setts has distributed [notices] to that effect to the regiments from that State. But, in the absence of instructions, I shall decide that their term is to be reckoned, first, from date of muster of the regiment as a regiment; secondly, if no such formal muster was ever made, from the date of muster-in of the field and staff. As this decision is likely to create considerable feeling among this class of troops, many of whom think they have already exceeded the period for which they enlisted, I urge that the matter be settled at once by higher authority.
Very respectfully, your obedient servant,
N. P. BANKS,
HDQRS. DEPT. OF THE GULF, NINETEENTH ARMY CORPS,
Before Port Hudson, June 18, 1863.
Commanding Army of the United States:
GENERAL: I have the honor to acknowledge the receipt of your dispatches of June 3 and 4, which reached me yesterday. Since I have been in the army, I have done all in my power to comply with my orders. It is so in the position I now occupy. I came here not only for the purpose of co-operating with General Grant, but by his own suggestion and appointment. Before I left Brashear City, he sent me information, by a special messenger from the fleet, that he would send to me, by Black River, a corps of 20,000 men, to aid in the reduction of Port Hudson, preliminary to an attack upon Vicksburg. Later, while at Opelousas, I received from him a dispatch, in cipher, referring to the assistance promised, and naming the 25th of May as they day when his force would join me. I replied that I would be at Port Hudson on that day. I reached Bayou Sara on the 23rd of May, and advanced immediately. A few days previous I received from the general information that, in consequence of a successful engagement with the enemy near Grand Gulf, he had moved to Jackson, and doubted if he could aid me, and requested me to join him. It was out of my power as I was then situated, having no communication, excepting by the Atchafalaya, with New Orleans, and no transportation, excepting that which came that way, to do so, and I immediately answered him that it would be impossible for me to transport my troops there in season to aid him.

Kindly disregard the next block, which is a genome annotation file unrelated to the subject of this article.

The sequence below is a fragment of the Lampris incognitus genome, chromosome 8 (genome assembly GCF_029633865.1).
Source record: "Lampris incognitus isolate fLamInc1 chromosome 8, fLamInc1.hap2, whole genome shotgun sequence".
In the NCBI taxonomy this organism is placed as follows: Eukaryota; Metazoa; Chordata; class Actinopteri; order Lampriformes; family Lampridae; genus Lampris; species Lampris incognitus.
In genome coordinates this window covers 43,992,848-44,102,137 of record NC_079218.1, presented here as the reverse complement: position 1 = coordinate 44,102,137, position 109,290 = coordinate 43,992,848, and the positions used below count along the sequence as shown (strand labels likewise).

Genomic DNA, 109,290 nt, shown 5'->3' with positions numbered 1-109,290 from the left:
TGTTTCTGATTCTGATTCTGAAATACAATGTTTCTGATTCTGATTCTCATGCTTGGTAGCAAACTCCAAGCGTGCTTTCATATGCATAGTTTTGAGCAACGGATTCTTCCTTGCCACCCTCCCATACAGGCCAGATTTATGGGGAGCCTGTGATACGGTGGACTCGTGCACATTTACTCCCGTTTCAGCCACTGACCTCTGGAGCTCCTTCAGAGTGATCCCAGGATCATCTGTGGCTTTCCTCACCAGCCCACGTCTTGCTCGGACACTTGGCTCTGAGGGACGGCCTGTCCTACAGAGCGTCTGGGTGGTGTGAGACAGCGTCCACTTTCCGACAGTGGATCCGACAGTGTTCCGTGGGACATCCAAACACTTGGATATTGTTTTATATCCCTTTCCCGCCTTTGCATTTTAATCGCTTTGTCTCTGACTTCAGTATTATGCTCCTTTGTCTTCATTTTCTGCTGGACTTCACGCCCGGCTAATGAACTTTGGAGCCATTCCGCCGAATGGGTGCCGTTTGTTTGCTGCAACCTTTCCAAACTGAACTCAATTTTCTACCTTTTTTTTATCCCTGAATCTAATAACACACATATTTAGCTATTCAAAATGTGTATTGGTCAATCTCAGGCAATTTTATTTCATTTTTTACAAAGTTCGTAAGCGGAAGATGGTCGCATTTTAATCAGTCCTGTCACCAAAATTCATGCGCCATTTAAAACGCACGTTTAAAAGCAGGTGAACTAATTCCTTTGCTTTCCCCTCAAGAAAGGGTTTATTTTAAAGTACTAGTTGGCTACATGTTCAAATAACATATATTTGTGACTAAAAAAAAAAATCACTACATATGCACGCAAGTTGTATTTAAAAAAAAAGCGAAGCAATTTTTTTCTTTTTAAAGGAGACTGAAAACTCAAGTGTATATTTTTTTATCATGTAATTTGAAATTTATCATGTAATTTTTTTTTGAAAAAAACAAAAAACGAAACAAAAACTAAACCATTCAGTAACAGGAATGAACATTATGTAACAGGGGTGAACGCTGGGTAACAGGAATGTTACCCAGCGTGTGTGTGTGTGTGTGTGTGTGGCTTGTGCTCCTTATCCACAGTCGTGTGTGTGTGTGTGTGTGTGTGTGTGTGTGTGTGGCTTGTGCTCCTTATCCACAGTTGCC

The next day, however, desirous to do all I could to bring our forces together, I informed him that I would send to him all the troops I could, and sent my dispatch by Brigadier-General Dwight, who knew well my situation, and adding to my communication that, if I had 5,000 men to aid me in reducing Port Hudson, I could join him at once with all my forces. General Dwight returned with an answer from General Grant that I should move against Port Hudson at once, and that he would send me the troops I wanted, but desired I should not wait for them. It was upon this statement of his purpose that I moved to Port Hudson. Copies of all these dispatches have been sent to your headquarters.
It was not until after my assault on the works, the 27th of May, that I learned from Colonel Riggin, his aide-de-camp, who brought his message, that he could not spare the troops. It seemed to all my officers that the speedy reduction of the post was certain. It seemed so to Colonel Riggin, who thought that Port Hudson, should be first reduced, and that we were holding in this locality, inside and outside of the Port, more of the enemy's troops than we could carry of our own to General Grant. My officers and troops all believed our success was certain and